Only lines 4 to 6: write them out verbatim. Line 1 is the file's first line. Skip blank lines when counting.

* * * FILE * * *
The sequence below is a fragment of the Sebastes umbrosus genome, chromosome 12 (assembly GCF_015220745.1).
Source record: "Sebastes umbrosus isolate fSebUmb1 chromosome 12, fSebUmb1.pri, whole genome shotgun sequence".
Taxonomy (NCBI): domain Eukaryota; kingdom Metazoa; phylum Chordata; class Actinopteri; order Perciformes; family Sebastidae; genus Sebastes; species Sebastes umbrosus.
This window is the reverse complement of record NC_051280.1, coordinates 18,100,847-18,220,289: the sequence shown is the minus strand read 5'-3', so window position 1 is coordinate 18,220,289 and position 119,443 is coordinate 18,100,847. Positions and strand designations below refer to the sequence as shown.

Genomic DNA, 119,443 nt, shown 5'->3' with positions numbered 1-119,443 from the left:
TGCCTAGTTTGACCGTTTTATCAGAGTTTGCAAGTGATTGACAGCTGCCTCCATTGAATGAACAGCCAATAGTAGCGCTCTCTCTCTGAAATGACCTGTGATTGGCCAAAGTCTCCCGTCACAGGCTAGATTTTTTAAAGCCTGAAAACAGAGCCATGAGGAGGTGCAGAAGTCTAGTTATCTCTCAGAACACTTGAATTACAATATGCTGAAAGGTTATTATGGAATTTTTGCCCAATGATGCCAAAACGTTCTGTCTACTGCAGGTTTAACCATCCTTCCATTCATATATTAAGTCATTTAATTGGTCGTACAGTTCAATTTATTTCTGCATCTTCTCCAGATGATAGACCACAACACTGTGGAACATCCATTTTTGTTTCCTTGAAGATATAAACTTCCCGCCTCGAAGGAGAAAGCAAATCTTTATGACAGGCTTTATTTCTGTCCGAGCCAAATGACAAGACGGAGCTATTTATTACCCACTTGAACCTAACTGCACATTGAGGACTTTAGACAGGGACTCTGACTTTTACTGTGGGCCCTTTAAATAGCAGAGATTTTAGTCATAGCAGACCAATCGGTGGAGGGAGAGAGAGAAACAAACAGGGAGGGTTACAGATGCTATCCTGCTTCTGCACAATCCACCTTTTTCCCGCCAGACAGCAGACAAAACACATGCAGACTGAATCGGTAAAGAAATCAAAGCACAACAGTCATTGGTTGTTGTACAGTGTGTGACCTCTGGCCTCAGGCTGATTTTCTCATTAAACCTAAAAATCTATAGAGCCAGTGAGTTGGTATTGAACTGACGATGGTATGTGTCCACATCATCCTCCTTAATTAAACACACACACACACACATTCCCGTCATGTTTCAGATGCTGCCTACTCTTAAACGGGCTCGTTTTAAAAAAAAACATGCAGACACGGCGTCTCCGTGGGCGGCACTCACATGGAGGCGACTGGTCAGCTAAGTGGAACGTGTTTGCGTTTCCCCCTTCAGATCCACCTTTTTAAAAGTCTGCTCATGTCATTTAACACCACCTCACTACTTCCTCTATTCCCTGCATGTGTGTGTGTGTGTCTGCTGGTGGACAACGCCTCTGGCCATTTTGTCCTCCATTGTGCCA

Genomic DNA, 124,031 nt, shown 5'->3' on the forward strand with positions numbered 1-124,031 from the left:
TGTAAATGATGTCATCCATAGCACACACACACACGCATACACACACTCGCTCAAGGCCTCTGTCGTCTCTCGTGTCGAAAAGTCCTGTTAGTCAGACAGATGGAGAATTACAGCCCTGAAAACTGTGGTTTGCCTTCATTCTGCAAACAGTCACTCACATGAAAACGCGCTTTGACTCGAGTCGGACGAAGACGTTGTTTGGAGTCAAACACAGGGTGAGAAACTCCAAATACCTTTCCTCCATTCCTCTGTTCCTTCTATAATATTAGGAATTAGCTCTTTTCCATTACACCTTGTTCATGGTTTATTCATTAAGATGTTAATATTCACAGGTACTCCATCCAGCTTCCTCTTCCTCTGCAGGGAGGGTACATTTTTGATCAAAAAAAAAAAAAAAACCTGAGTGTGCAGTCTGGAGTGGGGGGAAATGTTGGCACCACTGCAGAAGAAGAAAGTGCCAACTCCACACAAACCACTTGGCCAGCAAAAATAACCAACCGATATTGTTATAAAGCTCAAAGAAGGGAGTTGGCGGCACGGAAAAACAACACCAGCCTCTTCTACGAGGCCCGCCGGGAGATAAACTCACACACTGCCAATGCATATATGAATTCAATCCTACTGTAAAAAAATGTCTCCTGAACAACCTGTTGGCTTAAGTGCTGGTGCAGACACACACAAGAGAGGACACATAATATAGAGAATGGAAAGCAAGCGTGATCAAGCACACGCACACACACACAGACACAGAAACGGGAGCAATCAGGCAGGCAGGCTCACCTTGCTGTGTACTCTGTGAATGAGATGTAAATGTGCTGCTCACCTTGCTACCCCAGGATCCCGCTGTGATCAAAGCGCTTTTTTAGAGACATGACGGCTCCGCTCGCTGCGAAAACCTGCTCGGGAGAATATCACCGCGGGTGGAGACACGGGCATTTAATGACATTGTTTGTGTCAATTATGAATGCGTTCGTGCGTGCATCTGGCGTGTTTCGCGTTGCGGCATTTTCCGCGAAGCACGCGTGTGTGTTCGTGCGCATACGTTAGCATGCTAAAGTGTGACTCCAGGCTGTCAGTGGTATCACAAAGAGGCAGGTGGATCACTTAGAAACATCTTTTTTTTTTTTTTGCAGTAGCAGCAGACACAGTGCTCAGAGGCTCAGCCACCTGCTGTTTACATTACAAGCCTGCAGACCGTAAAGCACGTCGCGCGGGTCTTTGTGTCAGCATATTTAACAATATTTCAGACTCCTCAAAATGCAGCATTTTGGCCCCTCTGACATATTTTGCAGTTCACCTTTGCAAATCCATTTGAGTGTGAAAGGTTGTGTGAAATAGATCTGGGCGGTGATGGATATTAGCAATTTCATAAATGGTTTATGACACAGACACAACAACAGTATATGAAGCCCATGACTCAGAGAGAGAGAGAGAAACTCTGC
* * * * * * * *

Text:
This window is the reverse complement of record NC_051280.1, coordinates 18,100,847-18,220,289: the sequence shown is the minus strand read 5'-3', so window position 1 is coordinate 18,220,289 and position 119,443 is coordinate 18,100,847. Positions and strand designations below refer to the sequence as shown.

Genomic DNA, 119,443 nt, shown 5'->3' with positions numbered 1-119,443 from the left:
TGCCTAGTTTGACCGTTTTATCAGAGTTTGCAAGTGATTGACAGCTGCCTCCATTGAATGAACAGCCAATAGTAGCGCTCTCTCTCTGAAATGACCTGTGATTGGCCAAAGTCTCCCGTCACAGGCTAGATTTTTTAAAGCCTGAAAACAGAGCCATGAGGAGGTGCAGAAGTCTAGTTATCTCTCAGAACACTTGAATTACAATATGCTGAAAGGTTATTATGGAATTTTTGCCCAATGATGCCAAAACGTTCTGTCTACTGCAGGTTTAACCATCCTTCCATTCATATATTAAGTCATTTAATTGGTCGTACAGTTCAATTTATTTCTGCATCTTCTCCAGATGATAGACCACAACACTGTGGAACATCCATTTTTGTTTCCTTGAAGATATAAACTTCCCGCCTCGAAGGAGAAAGCAAATCTTTATGACAGGCTTTATTTCTGTCCGAGCCAAATGACAAGACGGAGCTATTTATTACCCACTTGAACCTAACTGCACATTGAGGACTTTAGACAGGGACTCTGACTTTTACTGTGGGCCCTTTAAATAGCAGAGATTTTAGTCATAGCAGACCAATCGGTGGAGGGAGAGAGAGAAACAAACAGGGAGGGTTACAGATGCTATCCTGCTTCTGCACAATCCACCTTTTTCCCGCCAGACAGCAGACAAAACACATGCAGACTGAATCGGTAAAGAAATCAAAGCACAACAGTCATTGGTTGTTGTACAGTGTGTGACCTCTGGCCTCAGGCTGATTTTCTCATTAAACCTAAAAATCTATAGAGCCAGTGAGTTGGTATTGAACTGACGATGGTATGTGTCCACATCATCCTCCTTAATTAAACACACACACACACACATTCCCGTCATGTTTCAGATGCTGCCTACTCTTAAACGGGCTCGTTTTAAAAAAAAACATGCAGACACGGCGTCTCCGTGGGCGGCACTCACATGGAGGCGACTGGTCAGCTAAGTGGAACGTGTTTGCGTTTCCCCCTTCAGATCCACCTTTTTAAAAGTCTGCTCATGTCATTTAACACCACCTCACTACTTCCTCTATTCCCTGCATGTGTGTGTGTGTGTCTGCTGGTGGACAACGCCTCTGGCCATTTTGTCCTCCATTGTGCCA